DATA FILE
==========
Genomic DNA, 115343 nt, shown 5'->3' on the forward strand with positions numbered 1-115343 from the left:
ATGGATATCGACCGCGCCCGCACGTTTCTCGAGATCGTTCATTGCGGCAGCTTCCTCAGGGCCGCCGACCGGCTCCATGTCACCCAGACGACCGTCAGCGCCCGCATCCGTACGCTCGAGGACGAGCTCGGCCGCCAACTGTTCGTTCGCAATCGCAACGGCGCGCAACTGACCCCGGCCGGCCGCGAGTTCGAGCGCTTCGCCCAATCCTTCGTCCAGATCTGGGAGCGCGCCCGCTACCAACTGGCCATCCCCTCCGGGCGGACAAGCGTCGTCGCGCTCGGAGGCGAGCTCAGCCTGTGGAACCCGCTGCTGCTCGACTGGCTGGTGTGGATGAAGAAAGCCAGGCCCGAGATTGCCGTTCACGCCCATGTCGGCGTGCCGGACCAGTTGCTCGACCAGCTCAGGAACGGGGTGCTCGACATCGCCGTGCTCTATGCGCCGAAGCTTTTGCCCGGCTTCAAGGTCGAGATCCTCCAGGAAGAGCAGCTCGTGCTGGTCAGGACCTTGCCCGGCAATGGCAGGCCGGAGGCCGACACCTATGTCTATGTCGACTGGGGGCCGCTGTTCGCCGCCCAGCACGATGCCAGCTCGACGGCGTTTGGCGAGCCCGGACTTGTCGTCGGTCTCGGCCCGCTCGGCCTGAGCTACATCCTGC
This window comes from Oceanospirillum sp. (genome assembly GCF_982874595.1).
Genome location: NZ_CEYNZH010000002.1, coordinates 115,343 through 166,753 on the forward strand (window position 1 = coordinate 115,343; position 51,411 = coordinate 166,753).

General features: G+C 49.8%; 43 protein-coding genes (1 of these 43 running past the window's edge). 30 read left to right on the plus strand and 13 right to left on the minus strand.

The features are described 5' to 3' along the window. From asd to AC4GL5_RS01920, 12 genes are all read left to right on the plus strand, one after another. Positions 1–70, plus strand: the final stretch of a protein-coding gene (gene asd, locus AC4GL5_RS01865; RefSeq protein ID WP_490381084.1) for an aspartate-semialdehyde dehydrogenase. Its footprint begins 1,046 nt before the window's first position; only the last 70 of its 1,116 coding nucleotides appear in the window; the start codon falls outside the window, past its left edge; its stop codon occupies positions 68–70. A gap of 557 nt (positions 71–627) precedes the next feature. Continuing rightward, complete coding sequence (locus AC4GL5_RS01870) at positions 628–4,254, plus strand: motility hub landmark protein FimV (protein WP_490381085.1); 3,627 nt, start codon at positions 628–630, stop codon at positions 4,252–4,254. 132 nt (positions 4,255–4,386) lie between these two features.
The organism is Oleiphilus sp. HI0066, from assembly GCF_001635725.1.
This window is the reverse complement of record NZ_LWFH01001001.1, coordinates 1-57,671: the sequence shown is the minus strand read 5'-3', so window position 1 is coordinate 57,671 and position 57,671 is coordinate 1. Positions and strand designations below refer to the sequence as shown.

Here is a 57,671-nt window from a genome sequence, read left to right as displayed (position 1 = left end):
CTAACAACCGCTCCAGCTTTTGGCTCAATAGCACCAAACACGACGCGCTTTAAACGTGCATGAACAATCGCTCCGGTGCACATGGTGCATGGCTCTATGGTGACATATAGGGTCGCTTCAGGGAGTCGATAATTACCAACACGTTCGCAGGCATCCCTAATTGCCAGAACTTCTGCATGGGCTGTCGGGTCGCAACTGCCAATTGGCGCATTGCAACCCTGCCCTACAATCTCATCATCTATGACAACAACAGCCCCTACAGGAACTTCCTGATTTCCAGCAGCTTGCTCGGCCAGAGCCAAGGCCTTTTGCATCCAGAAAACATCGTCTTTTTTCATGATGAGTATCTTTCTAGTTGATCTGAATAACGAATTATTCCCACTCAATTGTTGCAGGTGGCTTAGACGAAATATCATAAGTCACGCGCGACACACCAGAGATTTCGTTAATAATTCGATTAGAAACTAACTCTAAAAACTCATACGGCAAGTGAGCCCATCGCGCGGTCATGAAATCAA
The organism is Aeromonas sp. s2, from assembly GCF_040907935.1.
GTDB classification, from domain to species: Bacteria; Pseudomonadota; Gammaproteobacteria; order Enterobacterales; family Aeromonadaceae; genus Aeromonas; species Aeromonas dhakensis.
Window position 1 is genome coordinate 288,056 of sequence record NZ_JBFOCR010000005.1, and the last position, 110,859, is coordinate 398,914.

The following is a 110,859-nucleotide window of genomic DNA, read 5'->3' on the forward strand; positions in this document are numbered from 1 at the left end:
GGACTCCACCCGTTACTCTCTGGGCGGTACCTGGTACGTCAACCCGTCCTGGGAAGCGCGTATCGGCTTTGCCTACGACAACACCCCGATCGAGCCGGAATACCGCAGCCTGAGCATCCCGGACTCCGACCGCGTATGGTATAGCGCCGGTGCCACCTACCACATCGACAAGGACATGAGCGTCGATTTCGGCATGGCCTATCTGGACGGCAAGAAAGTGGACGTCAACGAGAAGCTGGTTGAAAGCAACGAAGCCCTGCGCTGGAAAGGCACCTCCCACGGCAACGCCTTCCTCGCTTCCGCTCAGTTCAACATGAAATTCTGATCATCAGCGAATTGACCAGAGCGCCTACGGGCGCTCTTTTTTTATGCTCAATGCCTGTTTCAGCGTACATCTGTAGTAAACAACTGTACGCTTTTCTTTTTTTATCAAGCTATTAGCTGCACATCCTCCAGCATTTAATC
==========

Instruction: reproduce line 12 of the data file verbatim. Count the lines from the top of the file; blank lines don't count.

GTDB classification, from domain to species: Bacteria; Pseudomonadota; Gammaproteobacteria; order Enterobacterales; family Aeromonadaceae; genus Aeromonas; species Aeromonas dhakensis.